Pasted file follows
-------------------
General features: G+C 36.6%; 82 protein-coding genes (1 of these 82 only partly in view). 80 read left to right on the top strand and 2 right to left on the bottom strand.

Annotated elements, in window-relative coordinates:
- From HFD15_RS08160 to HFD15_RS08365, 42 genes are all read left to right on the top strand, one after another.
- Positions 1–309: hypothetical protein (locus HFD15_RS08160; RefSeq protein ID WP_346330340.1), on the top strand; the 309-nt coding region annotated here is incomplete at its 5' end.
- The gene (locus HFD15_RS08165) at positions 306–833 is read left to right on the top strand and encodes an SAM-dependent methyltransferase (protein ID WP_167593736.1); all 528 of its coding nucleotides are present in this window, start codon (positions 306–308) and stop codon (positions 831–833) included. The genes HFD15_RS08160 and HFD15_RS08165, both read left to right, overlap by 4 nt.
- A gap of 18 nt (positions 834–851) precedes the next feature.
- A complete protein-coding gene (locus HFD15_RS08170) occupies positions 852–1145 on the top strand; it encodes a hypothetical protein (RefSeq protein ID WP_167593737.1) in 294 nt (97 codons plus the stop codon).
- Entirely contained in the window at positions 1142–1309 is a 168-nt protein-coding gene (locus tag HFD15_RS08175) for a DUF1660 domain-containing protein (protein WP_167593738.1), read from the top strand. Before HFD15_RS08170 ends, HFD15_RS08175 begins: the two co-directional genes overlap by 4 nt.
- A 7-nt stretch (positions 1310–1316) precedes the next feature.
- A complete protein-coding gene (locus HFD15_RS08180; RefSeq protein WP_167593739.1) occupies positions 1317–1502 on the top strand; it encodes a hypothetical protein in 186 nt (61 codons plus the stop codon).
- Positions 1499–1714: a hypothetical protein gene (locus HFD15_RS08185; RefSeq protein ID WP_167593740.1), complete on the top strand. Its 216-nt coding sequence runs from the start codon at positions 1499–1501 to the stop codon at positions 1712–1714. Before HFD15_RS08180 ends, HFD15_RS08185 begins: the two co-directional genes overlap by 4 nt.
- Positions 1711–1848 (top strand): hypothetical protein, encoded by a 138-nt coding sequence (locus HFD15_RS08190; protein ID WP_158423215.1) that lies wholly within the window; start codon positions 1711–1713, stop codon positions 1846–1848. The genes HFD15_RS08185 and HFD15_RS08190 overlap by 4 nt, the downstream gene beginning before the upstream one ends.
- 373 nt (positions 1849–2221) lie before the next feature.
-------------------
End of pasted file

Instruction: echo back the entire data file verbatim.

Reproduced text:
General features: G+C 36.6%; 82 protein-coding genes (1 of these 82 only partly in view). 80 read left to right on the top strand and 2 right to left on the bottom strand.

Annotated elements, in window-relative coordinates:
- From HFD15_RS08160 to HFD15_RS08365, 42 genes are all read left to right on the top strand, one after another.
- Positions 1–309: hypothetical protein (locus HFD15_RS08160; RefSeq protein ID WP_346330340.1), on the top strand; the 309-nt coding region annotated here is incomplete at its 5' end.
- The gene (locus HFD15_RS08165) at positions 306–833 is read left to right on the top strand and encodes an SAM-dependent methyltransferase (protein ID WP_167593736.1); all 528 of its coding nucleotides are present in this window, start codon (positions 306–308) and stop codon (positions 831–833) included. The genes HFD15_RS08160 and HFD15_RS08165, both read left to right, overlap by 4 nt.
- A gap of 18 nt (positions 834–851) precedes the next feature.
- A complete protein-coding gene (locus HFD15_RS08170) occupies positions 852–1145 on the top strand; it encodes a hypothetical protein (RefSeq protein ID WP_167593737.1) in 294 nt (97 codons plus the stop codon).
- Entirely contained in the window at positions 1142–1309 is a 168-nt protein-coding gene (locus tag HFD15_RS08175) for a DUF1660 domain-containing protein (protein WP_167593738.1), read from the top strand. Before HFD15_RS08170 ends, HFD15_RS08175 begins: the two co-directional genes overlap by 4 nt.
- A 7-nt stretch (positions 1310–1316) precedes the next feature.
- A complete protein-coding gene (locus HFD15_RS08180; RefSeq protein WP_167593739.1) occupies positions 1317–1502 on the top strand; it encodes a hypothetical protein in 186 nt (61 codons plus the stop codon).
- Positions 1499–1714: a hypothetical protein gene (locus HFD15_RS08185; RefSeq protein ID WP_167593740.1), complete on the top strand. Its 216-nt coding sequence runs from the start codon at positions 1499–1501 to the stop codon at positions 1712–1714. Before HFD15_RS08180 ends, HFD15_RS08185 begins: the two co-directional genes overlap by 4 nt.
- Positions 1711–1848 (top strand): hypothetical protein, encoded by a 138-nt coding sequence (locus HFD15_RS08190; protein ID WP_158423215.1) that lies wholly within the window; start codon positions 1711–1713, stop codon positions 1846–1848. The genes HFD15_RS08185 and HFD15_RS08190 overlap by 4 nt, the downstream gene beginning before the upstream one ends.
- 373 nt (positions 1849–2221) lie before the next feature.